Cladophora sp. in the historical data was limited to the middle of the estuary in the summer months when there would have been higher salinity levels according to the long-term data. During the winter months it was more widespread when salinity would have been lower. According to the results from the growth experiments Cladophora sp. grew well at a salinity of 1 ppt and so it could be expected it to be more abundant when there is a greater freshwater input. It was found throughout the estuary on both days sampled in 2003. This was also expected as results from the growth experiment indicate that it does grow in salinities ranging from 1 ppt to 29 ppt. Cladophora species are found in fresh and marine environments and are widespread in the temperate and tropical seas (van den Hoek et al. 1995; Bold and Wynne 1985). They can form large free-floating mats in stagnant or eutrophic waters (van den Hoek et al. 1995). Cladophora is a genus able to cross the “salinity barrier” (Lobban and Harrison 1994). This could possibly explain why it grows equally well at 1 ppt and 20 ppt.
Polysiphonia sp. has not been observed in Zandvlei in any previous studies. It was however found in abundance in 2003. It was more widespread at lower salinities (12/8) and restricted to sites further from the mouth when salinity was higher (26/6). This could indicate a preference for lower salinity conditions. The growth experiment confirms this since Polysiphonia sp. grew most rapidly at a salinity of 5 ppt, although it did not grow in salinities much lower than this. Polysiphonia is an estuarine genus and is able to photosynthesize equally well over a broad range of salinities, they can therefore grow more successfully than marine species in the estuarine environment (Bold and Wynne 1985). It has not been recognized in the estuary before and may in fact be a new addition to the community.
Macroalgae are very important because they provide a community structure as primary producers, supporting a wide variety of other organisms. As algae grow they act as nutrient filters through high uptake rates and so retain large amounts of nutrients. Through processes of decomposition these nutrients are made available to the community again (Martins et al. 1999). They can form part of a cycle with the submerged plants, the algal community replacing the macrophyte community and vice versa depending on conditions in the estuary (Davies and Day 1998). Algae are involved in many different kinds of mutualistic relationships. Muir (1974) found that the majority of the fauna in Zandvlei were associated with weed beds composed of Potomogeton pectinatus and macroalgae such as Enteromorpha sp. and that when the macrophytes along with the macroalgae died back the fauna numbers fell as well. Shelton (1975) found a diverse epifauna associated with the macroalgae including several dipterans, gastropods, isopods and amphipods. These species were not present unless there was macroalgae present. Muir (1974) concluded that the majority of the fauna in Zandvlei were macrophyte epifauna, which is predominantly Potomogeton pectinatus. P. pectinatus in turn often supports an array of macroalgae also possibly associated with the invertebrate community.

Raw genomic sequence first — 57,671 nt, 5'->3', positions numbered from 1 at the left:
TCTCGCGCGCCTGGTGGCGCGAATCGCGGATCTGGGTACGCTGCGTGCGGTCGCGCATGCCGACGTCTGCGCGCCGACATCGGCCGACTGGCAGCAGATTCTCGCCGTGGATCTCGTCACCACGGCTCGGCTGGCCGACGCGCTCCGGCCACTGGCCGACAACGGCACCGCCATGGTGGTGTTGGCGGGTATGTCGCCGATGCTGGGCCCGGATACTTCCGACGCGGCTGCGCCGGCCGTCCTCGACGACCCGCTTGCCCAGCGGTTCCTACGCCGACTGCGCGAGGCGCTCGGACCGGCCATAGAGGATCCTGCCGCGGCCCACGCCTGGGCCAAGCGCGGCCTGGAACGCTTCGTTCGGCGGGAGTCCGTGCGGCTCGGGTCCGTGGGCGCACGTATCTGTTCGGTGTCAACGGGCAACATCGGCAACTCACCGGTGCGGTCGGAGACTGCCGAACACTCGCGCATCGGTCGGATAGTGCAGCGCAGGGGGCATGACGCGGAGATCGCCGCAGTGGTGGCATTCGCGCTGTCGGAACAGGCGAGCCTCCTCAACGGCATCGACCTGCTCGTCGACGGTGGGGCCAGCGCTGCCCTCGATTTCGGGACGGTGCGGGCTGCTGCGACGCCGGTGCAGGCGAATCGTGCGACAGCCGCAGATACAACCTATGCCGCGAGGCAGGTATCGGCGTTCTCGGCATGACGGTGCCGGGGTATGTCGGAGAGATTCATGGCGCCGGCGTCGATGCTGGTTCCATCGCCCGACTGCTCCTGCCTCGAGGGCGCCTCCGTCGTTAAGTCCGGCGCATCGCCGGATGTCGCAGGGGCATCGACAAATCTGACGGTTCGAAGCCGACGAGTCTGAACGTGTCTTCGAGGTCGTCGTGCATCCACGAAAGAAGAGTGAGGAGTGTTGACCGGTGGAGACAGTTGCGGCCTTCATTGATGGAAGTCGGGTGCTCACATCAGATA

In order to manage and protect water resources such as estuaries it is important to understand the structure and function of these communities. Salinity is a major driver in regulating the estuarine environment and therefore by understanding how the salinity of Zandvlei varies seasonally and over years it can be managed to prevent the salinity environment from becoming hostile to the macroalgal community. Zandvlei is a system that cannot realistically be returned to its original state but if appropriately managed can be a self-sustaining functioning system with an intact biotic community. Correct management of the salinity conditions in the estuary is a big step in this direction as it is such a fundamental part of the habitat. The long-term salinity trend indicates that salinity maximums fluctuate over years, this trend has continued in spite of alterations to the mouth and regardless of whether or not the mouth is artificially breached. The implication of this is that the system maintains its salinity fluctuations naturally and artificial breaching of the sandbar is unnecessary for maintaining the salinity regime. Breaching of the estuary is therefore only of real benefit to the fish which use it as a nursery.
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Figure 2: Salinity trend for Sandvlei for the period from April 1978 to March 2003 using the monthly averages of sites 3, 5, 7 and 9 (see Figure 1 for the location of the sampling sites in the estuary).
Figure 3: Rainfall for Kirstenbosch (mm per month) for the period from March 1978 to April 2003.
Figure 4: Mean monthly salinity (ppt) for the period from April 1978 to March 2003 for sites 3, 5, 7, 9. Site 3 is closest to the mouth and site 9 is situated at the northern end of the estuary (see figure 1 for sampling sites in the estuary).
Figure 5: Regression using monthly rainfall (mm) from Kirstenbosch weather station as the independent variable and the average salinity of the first reading of the following month for sites 3, 5, 7 and 9 as the dependent variable (n = 269, R2 =0.3911, p < 0.001).
Figure 6: Relationship between mean monthly rainfall (Kirstenbosch station) and mean monthly salinity in Zandvlei for sites 3, 5, 7 and 9 (April 1978 to March 2003) (n = 12, R2 = 0.7211, p< 0.001).
Figure 7: Growth per day for Enteromorpha prolifera as a percentage increase in wet mass, over 8 days for 0, 1, 5, 10, 20 and 29 ppt.
Figure 8: Growth per day for Cladophora sp. as a percentage increase in wet mass, over 8 days for 0, 1, 5, 10, 20 and 29 ppt.
Figure 9: Growth per day for Polysiphonia sp. as a percentage increase in wet mass, over 8 days for 0, 1, 5, 10, 20 and 29 ppt.